New Carnegie Fellow – Mark Shucksmith
March 4, 2015
The Trust is delighted to announce the appointment of Professor Mark Shucksmith OBE as Carnegie Fellow for 2015.
Mark has been appointed to lead our InterAction: How the third sector and academics can work together to influence policy and practice project. This work seeks to address one of the key findings from the research in the Evidence Exchange report, published by the Trust in 2013.
As part of his study, Mark will be hosting a number of roundtable events across the UK during the spring to explore the issues before reporting on his findings later in the year.
Mark is Professor of Planning at Newcastle University and Director of the Newcastle University Institute for Social Renewal, where he aims to connect social renewal research with policy and practice. Social renewal concerns the capacity of people, communities and societies to thrive in the context of rapid, transformational change – a challenge we all face today.
In addition to his post at the University, Mark is a Trustee of ACRE (Action with Communities in Rural England). Previously he was a Commissioner with the Commission for Rural Communities, Professor of Land Economy and Co-Director of the Arkleton Centre for Rural Development Research at the University of Aberdeen, Co-Director of the Scottish Centre for Research on Social Justice (Aberdeen and Glasgow Universities) and an advisor to the Carnegie Commission for Rural Communities and to the Joseph Rowntree Foundation.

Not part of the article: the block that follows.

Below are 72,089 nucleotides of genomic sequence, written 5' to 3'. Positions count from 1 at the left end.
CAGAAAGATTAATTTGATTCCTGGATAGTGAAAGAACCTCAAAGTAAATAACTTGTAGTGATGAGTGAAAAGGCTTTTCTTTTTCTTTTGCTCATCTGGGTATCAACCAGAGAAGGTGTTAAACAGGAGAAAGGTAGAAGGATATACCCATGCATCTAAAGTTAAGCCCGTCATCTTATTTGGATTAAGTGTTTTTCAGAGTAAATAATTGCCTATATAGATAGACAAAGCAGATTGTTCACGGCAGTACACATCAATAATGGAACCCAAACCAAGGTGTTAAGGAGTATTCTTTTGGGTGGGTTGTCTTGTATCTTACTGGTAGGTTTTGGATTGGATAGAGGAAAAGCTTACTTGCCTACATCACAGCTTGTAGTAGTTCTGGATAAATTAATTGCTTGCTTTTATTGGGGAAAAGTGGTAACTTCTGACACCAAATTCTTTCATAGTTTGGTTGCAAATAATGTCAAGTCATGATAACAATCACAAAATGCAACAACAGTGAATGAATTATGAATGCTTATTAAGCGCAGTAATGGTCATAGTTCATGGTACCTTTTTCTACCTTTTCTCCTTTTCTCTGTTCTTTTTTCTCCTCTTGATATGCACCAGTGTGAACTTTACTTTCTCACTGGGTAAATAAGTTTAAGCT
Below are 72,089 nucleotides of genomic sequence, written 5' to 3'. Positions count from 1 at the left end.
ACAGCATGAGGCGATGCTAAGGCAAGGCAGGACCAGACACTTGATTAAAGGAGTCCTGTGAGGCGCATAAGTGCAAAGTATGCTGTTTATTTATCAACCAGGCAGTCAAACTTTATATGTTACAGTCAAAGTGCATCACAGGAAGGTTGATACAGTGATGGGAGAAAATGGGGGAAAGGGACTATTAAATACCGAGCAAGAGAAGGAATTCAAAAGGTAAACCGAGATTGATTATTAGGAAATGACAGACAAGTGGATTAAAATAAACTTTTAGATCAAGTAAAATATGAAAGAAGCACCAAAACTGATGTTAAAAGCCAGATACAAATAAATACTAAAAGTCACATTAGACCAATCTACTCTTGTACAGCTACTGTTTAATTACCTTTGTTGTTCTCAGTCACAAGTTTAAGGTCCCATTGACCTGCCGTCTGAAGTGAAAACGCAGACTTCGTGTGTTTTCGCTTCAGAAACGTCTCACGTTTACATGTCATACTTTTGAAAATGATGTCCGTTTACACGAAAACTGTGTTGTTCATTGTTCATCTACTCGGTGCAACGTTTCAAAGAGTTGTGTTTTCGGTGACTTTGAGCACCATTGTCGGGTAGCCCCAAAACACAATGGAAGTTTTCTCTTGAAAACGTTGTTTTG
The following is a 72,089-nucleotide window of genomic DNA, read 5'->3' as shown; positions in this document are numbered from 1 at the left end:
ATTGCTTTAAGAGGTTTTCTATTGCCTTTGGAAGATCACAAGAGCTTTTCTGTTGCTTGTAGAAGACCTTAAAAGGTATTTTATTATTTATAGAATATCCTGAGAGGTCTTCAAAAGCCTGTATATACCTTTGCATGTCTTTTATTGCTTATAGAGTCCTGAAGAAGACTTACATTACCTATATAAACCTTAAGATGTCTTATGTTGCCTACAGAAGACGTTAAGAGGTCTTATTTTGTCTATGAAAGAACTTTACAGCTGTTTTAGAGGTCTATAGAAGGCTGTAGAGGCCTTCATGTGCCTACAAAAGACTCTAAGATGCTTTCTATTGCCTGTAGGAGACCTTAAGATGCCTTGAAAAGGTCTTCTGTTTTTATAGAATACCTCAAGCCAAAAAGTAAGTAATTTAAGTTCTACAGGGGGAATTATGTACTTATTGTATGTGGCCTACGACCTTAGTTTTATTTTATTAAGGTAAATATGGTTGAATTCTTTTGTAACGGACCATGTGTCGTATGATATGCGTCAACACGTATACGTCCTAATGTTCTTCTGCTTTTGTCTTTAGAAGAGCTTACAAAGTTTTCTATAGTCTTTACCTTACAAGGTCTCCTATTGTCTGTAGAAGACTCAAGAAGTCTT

Mark will provide invaluable insight and advice to the Trust as it explores ways in which to bridge the gap between academic research and the third sector in influencing policy and practice.
Updates on the project, including the spring roundtable events, will feature in upcoming newsletters and on the project page on the Carnegie UK Trust website.
Note: Carnegie Fellows are individuals with a national and international reputation for thought leadership with a particular experience and knowledge in an aspect of policy the Trust wishes investigate.